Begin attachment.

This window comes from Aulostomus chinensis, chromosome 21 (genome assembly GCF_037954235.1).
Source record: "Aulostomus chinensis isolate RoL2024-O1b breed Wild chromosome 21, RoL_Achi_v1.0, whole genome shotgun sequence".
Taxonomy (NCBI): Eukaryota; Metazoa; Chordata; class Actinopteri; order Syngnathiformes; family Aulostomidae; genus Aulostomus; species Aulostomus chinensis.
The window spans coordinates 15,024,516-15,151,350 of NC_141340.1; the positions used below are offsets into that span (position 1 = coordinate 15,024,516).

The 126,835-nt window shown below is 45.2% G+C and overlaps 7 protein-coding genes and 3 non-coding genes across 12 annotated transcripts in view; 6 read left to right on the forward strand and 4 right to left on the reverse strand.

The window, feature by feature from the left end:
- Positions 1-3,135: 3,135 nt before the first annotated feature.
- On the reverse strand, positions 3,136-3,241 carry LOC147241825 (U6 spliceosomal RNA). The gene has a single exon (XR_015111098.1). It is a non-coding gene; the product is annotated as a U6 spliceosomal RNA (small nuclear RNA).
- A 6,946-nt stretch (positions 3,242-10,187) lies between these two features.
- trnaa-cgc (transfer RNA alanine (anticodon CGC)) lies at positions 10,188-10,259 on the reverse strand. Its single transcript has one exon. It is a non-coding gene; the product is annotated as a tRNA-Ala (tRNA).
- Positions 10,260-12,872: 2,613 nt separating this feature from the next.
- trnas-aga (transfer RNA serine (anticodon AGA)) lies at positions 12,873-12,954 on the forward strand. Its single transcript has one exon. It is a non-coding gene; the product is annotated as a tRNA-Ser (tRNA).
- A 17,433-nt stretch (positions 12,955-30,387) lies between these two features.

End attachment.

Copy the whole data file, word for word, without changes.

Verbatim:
This window comes from Aulostomus chinensis, chromosome 21 (genome assembly GCF_037954235.1).
Source record: "Aulostomus chinensis isolate RoL2024-O1b breed Wild chromosome 21, RoL_Achi_v1.0, whole genome shotgun sequence".
Taxonomy (NCBI): Eukaryota; Metazoa; Chordata; class Actinopteri; order Syngnathiformes; family Aulostomidae; genus Aulostomus; species Aulostomus chinensis.
The window spans coordinates 15,024,516-15,151,350 of NC_141340.1; the positions used below are offsets into that span (position 1 = coordinate 15,024,516).

The 126,835-nt window shown below is 45.2% G+C and overlaps 7 protein-coding genes and 3 non-coding genes across 12 annotated transcripts in view; 6 read left to right on the forward strand and 4 right to left on the reverse strand.

The window, feature by feature from the left end:
- Positions 1-3,135: 3,135 nt before the first annotated feature.
- On the reverse strand, positions 3,136-3,241 carry LOC147241825 (U6 spliceosomal RNA). The gene has a single exon (XR_015111098.1). It is a non-coding gene; the product is annotated as a U6 spliceosomal RNA (small nuclear RNA).
- A 6,946-nt stretch (positions 3,242-10,187) lies between these two features.
- trnaa-cgc (transfer RNA alanine (anticodon CGC)) lies at positions 10,188-10,259 on the reverse strand. Its single transcript has one exon. It is a non-coding gene; the product is annotated as a tRNA-Ala (tRNA).
- Positions 10,260-12,872: 2,613 nt separating this feature from the next.
- trnas-aga (transfer RNA serine (anticodon AGA)) lies at positions 12,873-12,954 on the forward strand. Its single transcript has one exon. It is a non-coding gene; the product is annotated as a tRNA-Ser (tRNA).
- A 17,433-nt stretch (positions 12,955-30,387) lies between these two features.